Why Care About Cryptocurrencies?
The money that you use today – fiat currency, issued as legal tender by the government – is controlled by the governments and banks who manage its supply, issue and distribution. Most of the time, it is good enough for day-to-day transaction… as long as you trust your government and your banks.
We can see examples of governments who have hyperinflated their currency through the course of history, or banks who hold money hostage from the families of those who own it. Sometimes, it can also just be inefficient; for example, when banks don’t clear an urgent international transfer over the weekends because they aren’t operating then.
In the aftermath of the financial crisis of 2007/2008, a person or persons called Satoshi Nakamoto created Bitcoin, which was described as “a peer-to-peer electronic cash system.” The first block in the Bitcoin blockchain included a message:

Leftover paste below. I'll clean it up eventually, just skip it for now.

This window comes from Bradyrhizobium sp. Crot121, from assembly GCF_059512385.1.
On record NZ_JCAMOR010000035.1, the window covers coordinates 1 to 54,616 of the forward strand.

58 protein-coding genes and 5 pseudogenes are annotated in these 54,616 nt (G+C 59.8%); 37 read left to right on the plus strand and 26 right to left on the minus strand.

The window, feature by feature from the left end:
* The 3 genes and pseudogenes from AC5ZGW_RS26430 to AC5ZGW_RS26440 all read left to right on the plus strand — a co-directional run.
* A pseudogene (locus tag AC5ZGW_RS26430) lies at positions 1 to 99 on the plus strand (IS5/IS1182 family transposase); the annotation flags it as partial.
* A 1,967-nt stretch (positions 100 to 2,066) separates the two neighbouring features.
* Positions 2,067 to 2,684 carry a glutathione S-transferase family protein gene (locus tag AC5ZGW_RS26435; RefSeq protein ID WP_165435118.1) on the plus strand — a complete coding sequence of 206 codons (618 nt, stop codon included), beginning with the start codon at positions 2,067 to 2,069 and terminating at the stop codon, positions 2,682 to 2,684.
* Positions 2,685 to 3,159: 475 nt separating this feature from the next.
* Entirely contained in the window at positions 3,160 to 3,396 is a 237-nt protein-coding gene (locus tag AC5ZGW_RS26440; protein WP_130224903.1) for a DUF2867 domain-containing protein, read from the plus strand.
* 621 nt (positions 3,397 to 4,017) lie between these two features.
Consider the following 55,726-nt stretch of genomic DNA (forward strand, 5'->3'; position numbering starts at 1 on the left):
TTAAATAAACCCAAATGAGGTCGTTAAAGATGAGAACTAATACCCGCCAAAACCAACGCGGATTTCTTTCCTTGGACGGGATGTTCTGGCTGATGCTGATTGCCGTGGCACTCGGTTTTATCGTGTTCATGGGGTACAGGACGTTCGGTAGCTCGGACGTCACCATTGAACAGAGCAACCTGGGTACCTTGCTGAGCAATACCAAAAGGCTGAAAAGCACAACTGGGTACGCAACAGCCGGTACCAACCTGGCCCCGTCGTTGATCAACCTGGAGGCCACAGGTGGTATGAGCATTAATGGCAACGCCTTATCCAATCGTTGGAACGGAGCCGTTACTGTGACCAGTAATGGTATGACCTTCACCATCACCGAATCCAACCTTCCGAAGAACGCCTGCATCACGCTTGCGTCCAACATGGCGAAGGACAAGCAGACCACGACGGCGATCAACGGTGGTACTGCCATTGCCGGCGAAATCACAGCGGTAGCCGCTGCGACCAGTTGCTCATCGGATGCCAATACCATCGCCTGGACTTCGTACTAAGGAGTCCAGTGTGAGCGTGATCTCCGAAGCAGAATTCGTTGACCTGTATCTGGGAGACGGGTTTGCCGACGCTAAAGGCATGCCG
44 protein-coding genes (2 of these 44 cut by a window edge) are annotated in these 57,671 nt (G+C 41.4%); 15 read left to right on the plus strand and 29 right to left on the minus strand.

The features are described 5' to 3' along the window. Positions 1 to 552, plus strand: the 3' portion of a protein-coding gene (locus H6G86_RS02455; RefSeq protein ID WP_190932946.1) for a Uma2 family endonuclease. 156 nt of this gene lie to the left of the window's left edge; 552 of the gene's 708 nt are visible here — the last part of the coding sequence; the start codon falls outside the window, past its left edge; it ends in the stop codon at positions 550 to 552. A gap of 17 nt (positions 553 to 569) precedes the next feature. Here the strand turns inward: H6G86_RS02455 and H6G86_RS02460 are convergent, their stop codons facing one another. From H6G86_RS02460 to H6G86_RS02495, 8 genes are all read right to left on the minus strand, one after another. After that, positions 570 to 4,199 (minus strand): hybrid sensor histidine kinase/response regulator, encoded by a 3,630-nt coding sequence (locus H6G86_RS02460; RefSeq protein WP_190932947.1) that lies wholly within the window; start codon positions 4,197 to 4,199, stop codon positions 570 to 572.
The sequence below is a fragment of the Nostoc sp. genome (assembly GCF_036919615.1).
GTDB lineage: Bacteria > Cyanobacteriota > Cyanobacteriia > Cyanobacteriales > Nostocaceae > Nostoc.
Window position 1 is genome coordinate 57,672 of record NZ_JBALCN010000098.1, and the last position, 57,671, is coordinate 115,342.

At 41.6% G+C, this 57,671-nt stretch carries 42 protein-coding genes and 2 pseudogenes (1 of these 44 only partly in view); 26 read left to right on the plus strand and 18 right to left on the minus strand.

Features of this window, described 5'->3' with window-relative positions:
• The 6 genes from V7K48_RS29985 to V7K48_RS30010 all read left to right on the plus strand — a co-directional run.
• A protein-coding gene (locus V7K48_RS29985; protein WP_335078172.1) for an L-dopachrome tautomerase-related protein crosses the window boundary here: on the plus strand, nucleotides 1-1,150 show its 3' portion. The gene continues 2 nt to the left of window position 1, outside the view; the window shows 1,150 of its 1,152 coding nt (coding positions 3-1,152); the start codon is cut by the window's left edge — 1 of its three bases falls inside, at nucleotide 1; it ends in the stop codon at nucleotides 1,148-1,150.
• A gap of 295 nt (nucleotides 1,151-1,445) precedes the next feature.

The Times 03/Jan/2009 Chancellor on brink of second bailout for banks.
This was (probably) meant as a jab at the current banking system. Suffering after the effects of the financial crisis, many banks were not able to stay afloat and had to rely on bailouts by governments to survive, using taxpayers’ money. Many of the original supporters of cryptocurrencies felt strongly against the way that governments could just “print money” to prop up the economy. When doing so, they are in effect devaluating the money that people hold and are putting control in the hands of politicians who may not know how to best act in the interest of their constituents.
With the birth of Bitcoin, many started seeing a clear way forward for a world in which people were in control of their assets. This, in addition to the rise of big internet companies who were selling their users’ data for profits, and we have the initial makings of a revolution. Idealists were starting to imagine a world in which we emerge as sovereign individuals, people who had complete say over our money, our privacy, our attention, and more – and thence the idea spread.